May 25, 2006


Britain to boost retirement age to 68
(JANE WARDELL, 5/25/06, Associated Press and Canadian Press

The British government unveiled a major overhaul of the state pensions system Thursday, revealing that it will gradually raise the retirement age to 68 and link benefits to earnings to avert a looming funding crisis as people live longer and have fewer children.

The government said that, beginning in 2024, it will begin increasing the retirement age from the current 65 to 66 and later to 68. That will also help pay for the government's plan to restore the link between state pensions and earnings by 2012 if fiscal conditions allowed, it said.

The link to average pay was removed by former Conservative prime minister Margaret Thatcher in 1980 in one of the first acts of her government to tackle a system that was deemed too expensive. The link to prices since then has significantly reduced the value of post-work benefits.

Posted by Orrin Judd at May 25, 2006 2:44 PM

So then you agree there's an entitlement problem that needs fixing in the UK, but here in the US there's no such problem?

Posted by: PapayaSF at May 25, 2006 7:29 PM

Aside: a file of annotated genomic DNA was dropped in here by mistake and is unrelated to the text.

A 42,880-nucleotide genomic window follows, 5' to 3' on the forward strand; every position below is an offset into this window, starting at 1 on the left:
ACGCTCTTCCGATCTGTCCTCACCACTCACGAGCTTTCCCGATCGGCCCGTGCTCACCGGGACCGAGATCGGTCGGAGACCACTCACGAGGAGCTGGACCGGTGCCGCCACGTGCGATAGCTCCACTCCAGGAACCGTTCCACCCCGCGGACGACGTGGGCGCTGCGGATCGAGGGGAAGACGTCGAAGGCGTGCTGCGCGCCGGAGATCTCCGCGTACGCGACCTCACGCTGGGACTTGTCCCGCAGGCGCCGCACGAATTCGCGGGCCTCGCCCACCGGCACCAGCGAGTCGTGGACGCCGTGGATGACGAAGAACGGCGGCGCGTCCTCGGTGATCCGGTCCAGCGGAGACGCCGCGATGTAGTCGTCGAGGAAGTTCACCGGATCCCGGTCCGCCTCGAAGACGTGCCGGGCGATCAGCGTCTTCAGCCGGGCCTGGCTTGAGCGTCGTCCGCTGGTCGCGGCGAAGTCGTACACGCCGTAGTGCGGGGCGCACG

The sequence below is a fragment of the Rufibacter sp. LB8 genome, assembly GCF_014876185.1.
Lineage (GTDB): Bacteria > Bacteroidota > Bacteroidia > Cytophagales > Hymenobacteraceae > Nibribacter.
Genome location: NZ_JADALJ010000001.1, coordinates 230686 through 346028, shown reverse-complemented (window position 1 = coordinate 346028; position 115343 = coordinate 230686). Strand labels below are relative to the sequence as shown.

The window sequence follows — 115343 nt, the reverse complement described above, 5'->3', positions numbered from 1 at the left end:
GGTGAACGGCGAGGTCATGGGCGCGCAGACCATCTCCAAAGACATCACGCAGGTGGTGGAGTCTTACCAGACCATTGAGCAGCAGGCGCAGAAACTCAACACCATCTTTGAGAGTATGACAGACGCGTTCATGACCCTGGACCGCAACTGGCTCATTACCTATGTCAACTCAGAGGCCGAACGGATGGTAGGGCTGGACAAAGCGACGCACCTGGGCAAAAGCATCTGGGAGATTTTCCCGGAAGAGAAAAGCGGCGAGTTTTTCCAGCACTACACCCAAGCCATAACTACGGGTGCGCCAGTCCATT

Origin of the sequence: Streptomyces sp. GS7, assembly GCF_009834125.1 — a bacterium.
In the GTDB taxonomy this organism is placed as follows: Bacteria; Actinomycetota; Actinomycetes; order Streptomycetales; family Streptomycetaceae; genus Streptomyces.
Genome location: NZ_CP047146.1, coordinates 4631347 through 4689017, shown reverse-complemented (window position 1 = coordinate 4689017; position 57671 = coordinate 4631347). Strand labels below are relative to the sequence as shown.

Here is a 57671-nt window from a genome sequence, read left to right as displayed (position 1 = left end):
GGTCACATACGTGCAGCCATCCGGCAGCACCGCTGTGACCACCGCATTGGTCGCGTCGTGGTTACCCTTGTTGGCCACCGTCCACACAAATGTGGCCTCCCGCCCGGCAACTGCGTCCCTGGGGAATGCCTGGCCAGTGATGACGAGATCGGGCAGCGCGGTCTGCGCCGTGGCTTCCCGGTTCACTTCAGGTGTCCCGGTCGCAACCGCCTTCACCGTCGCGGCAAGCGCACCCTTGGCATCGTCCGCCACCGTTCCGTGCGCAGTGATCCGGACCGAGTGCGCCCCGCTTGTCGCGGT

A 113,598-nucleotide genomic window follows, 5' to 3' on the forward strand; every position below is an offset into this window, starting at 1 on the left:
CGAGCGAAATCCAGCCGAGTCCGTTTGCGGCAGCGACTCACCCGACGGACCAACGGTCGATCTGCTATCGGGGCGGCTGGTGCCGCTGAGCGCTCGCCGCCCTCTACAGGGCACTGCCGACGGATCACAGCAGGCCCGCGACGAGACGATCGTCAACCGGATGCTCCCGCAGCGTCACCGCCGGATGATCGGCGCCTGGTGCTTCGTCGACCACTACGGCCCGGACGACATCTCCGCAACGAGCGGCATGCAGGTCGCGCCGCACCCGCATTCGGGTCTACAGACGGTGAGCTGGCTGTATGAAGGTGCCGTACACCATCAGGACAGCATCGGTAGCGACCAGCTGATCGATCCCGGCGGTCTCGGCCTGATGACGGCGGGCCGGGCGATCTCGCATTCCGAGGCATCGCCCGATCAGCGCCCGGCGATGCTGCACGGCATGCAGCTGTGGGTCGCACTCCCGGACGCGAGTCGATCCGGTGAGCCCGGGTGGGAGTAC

The UK faces a declining population. We're going to add 200 million people over the next fifty years.

Posted by: oj at May 25, 2006 8:09 PM

Perhaps, but I don't think that changes the situation:

Earlier this month, the trustees of the Social Security and Medicare trust funds issued their annual report on the future of the programs-to little fanfare. Yet the report merits large headlines. It's important. And it's grim.

The trustees report that the two programs have promised $37 trillion more in benefits than they can deliver. In years to come, these entitlements are set to eat up shocking amounts of tax income.

One of the trustees estimates that, unless we fix these programs now, more than a quarter of all federal income taxes in 2020 will be spent on Social Security and Medicare benefits. That's up from about 7 percent today, in addition to the more than $764 billion in payroll taxes in 2005, to fund the two programs. By 2030, roughly half of all income taxes would be needed to keep these two programs afloat.

Posted by: PapayaSF at May 25, 2006 10:04 PM

So even the most lunatic hysterians say we won't spend half of the current tax burden on those entitlements absent any tweaks whatsoever?

Posted by: oj at May 25, 2006 11:16 PM

So the trustees (a.k.a. "the most lunatic hysterians") point out that Social Security and Medicare benefits will go from consuming 7% of income tax revenues to 50% of revenues in 25 years, and you don't think that's kind of a major problem? You think it'll be trivially easy to cover that extra 43% with tax increases or spending cuts or deficit spending?

Posted by: PapayaSF at May 26, 2006 2:40 PM

What extra? It's just a matter of what you want government to pay for. We'd just have less of other stuff.

Posted by: oj at May 26, 2006 2:54 PM